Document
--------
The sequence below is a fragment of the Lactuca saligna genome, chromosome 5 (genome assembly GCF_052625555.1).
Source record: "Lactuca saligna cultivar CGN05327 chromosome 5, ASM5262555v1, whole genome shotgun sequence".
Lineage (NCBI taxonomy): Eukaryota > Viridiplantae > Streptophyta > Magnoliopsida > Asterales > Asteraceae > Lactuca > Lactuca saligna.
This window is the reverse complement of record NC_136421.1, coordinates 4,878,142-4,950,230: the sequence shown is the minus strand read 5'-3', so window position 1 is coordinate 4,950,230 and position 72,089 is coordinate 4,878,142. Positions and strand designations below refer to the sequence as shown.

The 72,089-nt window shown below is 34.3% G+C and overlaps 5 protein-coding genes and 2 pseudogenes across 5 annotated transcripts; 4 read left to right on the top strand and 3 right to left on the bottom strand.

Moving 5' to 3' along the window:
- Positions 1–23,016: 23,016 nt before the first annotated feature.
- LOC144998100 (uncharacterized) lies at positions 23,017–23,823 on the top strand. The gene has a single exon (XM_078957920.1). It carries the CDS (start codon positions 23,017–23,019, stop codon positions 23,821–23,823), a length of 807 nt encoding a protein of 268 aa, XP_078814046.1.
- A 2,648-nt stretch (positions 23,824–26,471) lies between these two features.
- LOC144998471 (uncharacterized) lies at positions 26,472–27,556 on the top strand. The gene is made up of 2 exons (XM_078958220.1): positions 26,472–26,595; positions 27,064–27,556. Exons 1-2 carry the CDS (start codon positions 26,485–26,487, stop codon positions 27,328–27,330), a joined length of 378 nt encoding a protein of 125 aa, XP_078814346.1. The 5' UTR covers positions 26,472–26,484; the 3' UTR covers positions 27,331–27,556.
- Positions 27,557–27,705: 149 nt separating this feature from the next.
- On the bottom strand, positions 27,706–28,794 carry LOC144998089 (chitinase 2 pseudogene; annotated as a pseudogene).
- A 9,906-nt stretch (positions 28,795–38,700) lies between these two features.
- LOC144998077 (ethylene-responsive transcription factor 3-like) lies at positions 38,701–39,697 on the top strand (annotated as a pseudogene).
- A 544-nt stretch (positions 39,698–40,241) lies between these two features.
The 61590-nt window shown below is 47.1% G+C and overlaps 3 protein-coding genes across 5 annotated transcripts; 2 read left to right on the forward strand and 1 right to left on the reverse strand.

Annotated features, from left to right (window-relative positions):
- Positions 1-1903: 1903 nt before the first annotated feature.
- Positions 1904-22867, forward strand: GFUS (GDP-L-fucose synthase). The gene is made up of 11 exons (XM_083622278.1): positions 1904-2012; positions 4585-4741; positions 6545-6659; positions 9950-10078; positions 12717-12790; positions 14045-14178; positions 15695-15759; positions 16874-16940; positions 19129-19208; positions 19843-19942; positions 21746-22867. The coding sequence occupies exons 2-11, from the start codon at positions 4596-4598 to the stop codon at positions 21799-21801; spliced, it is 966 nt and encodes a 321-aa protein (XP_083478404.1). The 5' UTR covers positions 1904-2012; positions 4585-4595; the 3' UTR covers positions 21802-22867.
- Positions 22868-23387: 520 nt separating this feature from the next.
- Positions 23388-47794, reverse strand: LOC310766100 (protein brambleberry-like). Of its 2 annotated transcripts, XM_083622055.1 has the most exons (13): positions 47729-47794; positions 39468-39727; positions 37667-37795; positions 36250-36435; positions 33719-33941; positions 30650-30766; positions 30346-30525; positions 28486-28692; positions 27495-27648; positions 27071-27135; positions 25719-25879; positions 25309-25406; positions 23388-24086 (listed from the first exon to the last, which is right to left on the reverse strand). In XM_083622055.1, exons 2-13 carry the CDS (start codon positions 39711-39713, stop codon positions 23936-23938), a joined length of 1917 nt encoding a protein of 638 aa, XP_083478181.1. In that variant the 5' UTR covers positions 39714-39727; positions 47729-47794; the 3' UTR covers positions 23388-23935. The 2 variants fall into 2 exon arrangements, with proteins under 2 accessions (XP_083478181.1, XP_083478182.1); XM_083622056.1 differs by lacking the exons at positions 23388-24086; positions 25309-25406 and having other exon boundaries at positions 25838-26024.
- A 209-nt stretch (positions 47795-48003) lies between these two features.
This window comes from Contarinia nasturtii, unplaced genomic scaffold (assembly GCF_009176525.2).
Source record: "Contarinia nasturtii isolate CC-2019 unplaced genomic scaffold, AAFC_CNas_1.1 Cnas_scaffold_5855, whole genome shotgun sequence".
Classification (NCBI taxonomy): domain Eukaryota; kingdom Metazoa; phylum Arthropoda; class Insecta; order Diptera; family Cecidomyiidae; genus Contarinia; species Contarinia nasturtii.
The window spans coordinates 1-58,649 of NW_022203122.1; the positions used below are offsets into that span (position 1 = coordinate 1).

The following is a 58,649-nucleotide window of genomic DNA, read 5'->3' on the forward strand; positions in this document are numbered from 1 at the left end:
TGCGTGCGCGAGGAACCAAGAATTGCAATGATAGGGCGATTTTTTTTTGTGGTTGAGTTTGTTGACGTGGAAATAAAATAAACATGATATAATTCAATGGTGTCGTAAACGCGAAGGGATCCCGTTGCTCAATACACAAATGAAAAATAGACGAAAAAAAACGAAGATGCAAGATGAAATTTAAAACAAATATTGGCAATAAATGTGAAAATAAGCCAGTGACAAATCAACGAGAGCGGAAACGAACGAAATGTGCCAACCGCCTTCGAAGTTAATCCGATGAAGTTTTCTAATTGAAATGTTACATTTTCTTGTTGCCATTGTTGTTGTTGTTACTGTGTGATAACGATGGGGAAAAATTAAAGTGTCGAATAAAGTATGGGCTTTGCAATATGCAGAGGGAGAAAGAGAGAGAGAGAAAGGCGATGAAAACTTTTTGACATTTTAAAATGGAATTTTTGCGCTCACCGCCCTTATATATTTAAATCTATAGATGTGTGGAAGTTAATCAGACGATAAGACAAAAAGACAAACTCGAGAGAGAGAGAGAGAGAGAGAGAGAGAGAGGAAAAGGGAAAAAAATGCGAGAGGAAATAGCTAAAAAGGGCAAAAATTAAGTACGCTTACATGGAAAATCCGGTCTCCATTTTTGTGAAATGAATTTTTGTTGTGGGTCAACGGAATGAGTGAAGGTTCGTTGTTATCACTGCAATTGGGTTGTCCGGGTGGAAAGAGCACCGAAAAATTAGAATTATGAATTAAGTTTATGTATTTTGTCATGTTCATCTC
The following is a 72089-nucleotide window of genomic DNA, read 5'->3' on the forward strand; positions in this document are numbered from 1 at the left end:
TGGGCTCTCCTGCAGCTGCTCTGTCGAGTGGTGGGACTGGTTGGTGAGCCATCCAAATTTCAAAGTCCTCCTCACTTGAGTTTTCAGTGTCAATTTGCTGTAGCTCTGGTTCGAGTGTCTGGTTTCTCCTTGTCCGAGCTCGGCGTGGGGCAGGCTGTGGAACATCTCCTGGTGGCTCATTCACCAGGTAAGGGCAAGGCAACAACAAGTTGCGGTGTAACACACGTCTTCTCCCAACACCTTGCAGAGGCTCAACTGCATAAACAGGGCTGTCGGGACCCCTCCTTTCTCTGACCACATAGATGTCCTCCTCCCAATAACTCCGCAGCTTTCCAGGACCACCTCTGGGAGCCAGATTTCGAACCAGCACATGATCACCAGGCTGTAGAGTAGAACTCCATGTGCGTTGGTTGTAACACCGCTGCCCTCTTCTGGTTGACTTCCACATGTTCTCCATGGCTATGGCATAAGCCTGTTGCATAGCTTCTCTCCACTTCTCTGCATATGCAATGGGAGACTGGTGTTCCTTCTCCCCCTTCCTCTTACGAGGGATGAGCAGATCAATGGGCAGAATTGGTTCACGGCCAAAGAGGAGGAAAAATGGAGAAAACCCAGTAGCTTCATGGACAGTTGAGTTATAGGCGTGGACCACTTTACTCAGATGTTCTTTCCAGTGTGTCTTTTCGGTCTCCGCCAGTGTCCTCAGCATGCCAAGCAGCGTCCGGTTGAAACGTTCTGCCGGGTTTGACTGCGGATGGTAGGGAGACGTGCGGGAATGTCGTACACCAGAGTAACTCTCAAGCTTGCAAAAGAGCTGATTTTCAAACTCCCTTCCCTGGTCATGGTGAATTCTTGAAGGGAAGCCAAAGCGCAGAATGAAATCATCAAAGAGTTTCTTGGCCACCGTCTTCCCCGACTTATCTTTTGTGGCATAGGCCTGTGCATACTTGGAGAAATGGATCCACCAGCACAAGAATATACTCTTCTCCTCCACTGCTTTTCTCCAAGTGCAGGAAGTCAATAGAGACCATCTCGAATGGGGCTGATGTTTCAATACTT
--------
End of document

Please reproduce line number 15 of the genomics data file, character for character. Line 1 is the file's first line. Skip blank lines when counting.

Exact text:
- A 544-nt stretch (positions 39,698–40,241) lies between these two features.